Cough is the most commonly reported respiratory symptom, with acute cough being the most prominent symptom of the common cold. Acute cough is a cough lasting < 3 weeks and is often due to acute viral upper respiratory tract infections “URTI” with the symptom arising in over 80% of cases within the first 48 hours of infection. Acute cough challenge models have often used tussive agents such as capsaicin or citric acid. These challenges have been found to vary greatly in protocol design, agent used, delivery device, test end-point employed as well as inducing tachyphylaxis.
There is increased interest in compounds aimed at treating acute and chronic cough. There remains an unmet clinical need as current treatments demonstrate limited and/or unproven efficacy along with undesirable side effect profiles. Animal models of acute cough translate poorly to human studies. Most acute, post viral cough research to date has been in cell lines and has been reported specifically for human rhinovirus, “HRV”. Naturally occurring acute cough has proven difficult to evaluate in humans due to uncontrolled variability relating to incubation time, virus sero-type, environment, as well as known placebo effects.
Animal models of acute cough translate poorly to human studies
Most acute post viral cough research to date has been in cell lines and have been reported specifically for HRV
Naturally occurring acute cough has proven difficult to evaluate in humans due to high variability relating to incubation time, virus sero-type, environment, as well as known placebo effects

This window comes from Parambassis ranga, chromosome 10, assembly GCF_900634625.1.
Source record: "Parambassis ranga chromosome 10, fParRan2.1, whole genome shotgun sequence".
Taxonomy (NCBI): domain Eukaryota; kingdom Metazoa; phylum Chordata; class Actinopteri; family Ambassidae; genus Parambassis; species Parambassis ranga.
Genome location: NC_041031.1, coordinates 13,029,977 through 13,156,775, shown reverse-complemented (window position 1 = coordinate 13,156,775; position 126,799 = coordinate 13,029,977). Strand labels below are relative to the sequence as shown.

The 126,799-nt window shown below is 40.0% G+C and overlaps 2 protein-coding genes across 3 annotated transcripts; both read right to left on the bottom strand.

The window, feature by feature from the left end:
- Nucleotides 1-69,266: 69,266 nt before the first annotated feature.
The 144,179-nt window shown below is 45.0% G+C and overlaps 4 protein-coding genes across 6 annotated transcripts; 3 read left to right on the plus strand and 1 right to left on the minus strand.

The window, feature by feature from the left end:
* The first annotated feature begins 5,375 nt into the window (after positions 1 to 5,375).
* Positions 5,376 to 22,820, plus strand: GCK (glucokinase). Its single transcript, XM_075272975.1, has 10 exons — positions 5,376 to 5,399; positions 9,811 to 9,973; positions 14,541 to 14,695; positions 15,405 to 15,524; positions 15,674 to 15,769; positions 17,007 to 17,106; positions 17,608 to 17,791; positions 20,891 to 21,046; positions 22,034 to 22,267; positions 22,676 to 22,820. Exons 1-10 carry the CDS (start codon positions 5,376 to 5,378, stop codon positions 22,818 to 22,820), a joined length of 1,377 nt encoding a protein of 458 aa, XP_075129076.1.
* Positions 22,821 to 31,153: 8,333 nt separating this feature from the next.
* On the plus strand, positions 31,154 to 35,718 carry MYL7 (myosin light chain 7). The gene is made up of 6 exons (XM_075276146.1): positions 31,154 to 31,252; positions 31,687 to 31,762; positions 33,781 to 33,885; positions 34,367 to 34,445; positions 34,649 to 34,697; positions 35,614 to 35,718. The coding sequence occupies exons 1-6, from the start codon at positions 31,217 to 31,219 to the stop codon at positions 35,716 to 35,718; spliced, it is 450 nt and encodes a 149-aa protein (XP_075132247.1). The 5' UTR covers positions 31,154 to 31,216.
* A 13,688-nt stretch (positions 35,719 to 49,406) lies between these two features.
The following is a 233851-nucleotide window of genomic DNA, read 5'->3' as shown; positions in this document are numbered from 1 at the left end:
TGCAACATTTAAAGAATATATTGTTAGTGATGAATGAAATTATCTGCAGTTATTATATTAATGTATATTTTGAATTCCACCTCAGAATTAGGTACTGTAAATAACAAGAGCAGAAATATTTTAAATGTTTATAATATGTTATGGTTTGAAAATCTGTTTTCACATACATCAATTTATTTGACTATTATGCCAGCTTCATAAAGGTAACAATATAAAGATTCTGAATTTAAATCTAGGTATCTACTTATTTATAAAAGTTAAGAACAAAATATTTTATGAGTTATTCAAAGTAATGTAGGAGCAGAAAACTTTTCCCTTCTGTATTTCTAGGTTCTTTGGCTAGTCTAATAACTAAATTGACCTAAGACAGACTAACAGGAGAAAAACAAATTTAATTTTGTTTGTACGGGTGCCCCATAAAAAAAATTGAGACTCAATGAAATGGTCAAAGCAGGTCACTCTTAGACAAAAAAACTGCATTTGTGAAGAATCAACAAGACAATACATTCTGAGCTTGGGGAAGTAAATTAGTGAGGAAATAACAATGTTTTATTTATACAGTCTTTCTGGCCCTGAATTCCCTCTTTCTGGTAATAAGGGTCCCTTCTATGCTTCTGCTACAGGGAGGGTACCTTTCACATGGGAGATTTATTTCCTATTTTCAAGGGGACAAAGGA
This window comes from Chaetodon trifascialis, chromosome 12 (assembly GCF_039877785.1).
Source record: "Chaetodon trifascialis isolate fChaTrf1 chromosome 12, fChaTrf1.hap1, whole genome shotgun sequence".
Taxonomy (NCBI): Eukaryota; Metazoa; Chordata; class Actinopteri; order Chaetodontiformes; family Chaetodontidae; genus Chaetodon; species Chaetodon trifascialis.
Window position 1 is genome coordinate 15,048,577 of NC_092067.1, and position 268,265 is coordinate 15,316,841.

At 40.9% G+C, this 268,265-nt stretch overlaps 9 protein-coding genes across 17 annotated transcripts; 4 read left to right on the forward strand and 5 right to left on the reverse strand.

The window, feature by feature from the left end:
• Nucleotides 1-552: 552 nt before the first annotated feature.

URTI is the most common cause of acute cough and so with a human challenge model incorporating a precision medicine approach, matching the drug MoA, population, study design and appropriate endpoints there is an opportunity for a unique positioning of an efficacious drug against chronic and acute cough
Utilisiing hVIVO’s HRV Challenge Model
Evaluates awake cough frequency with and/or without drug during an acute viral infection using diary card or objective cough monitors
Evaluates awake cough severity with and/or without drug during an acute viral infection using diary cards and/or related PRO’s
Evaluates drug efficacy on cough reduction during an acute viral infection
Evaluates drug efficacy on reflex sensitivity (i.e. ATP challenge) during an acute viral infection
Explores the relationship between genetic variation and response to the drug and mechanism of disease to validate endpoint for future use in later phase field trials
Evaluates appropriate drug doses and associated AE’s i.e. dysgeusia
Give more precise and dynamic measurement of viral induced cough pathophysiology and drug MoA/efficacy
Demonstrates direct effect on most common (i.e. URTI) cause of acute cough